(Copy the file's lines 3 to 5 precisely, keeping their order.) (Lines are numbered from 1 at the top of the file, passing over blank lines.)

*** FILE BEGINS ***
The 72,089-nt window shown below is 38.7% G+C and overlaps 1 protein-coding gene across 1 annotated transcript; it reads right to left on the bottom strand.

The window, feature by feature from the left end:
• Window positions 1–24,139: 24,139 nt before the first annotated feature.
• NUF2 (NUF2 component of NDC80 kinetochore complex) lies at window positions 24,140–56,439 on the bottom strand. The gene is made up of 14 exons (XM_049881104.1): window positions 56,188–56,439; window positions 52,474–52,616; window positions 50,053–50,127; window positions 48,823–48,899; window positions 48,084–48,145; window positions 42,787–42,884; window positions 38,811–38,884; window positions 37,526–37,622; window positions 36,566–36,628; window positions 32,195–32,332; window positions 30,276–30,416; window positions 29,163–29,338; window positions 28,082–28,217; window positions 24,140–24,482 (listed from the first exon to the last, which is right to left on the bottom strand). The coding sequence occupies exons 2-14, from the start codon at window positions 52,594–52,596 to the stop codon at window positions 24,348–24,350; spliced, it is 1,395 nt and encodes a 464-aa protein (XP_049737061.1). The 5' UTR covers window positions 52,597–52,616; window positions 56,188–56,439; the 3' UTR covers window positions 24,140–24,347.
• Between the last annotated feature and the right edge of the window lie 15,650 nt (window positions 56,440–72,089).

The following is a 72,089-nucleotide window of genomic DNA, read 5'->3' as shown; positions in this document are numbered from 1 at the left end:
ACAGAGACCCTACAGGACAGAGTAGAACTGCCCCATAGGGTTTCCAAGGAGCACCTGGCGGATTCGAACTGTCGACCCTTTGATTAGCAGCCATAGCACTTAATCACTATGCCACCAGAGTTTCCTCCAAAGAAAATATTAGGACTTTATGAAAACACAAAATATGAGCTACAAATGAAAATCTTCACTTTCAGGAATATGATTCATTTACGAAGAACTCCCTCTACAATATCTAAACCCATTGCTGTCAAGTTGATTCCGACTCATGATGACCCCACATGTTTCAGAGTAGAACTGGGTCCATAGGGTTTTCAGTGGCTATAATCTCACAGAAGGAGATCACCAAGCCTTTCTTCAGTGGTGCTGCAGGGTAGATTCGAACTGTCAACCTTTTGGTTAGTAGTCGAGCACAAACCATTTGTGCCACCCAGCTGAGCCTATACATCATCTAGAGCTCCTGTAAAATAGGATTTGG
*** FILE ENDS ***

• Window positions 1–24,139: 24,139 nt before the first annotated feature.
• NUF2 (NUF2 component of NDC80 kinetochore complex) lies at window positions 24,140–56,439 on the bottom strand. The gene is made up of 14 exons (XM_049881104.1): window positions 56,188–56,439; window positions 52,474–52,616; window positions 50,053–50,127; window positions 48,823–48,899; window positions 48,084–48,145; window positions 42,787–42,884; window positions 38,811–38,884; window positions 37,526–37,622; window positions 36,566–36,628; window positions 32,195–32,332; window positions 30,276–30,416; window positions 29,163–29,338; window positions 28,082–28,217; window positions 24,140–24,482 (listed from the first exon to the last, which is right to left on the bottom strand). The coding sequence occupies exons 2-14, from the start codon at window positions 52,594–52,596 to the stop codon at window positions 24,348–24,350; spliced, it is 1,395 nt and encodes a 464-aa protein (XP_049737061.1). The 5' UTR covers window positions 52,597–52,616; window positions 56,188–56,439; the 3' UTR covers window positions 24,140–24,347.
• Between the last annotated feature and the right edge of the window lie 15,650 nt (window positions 56,440–72,089).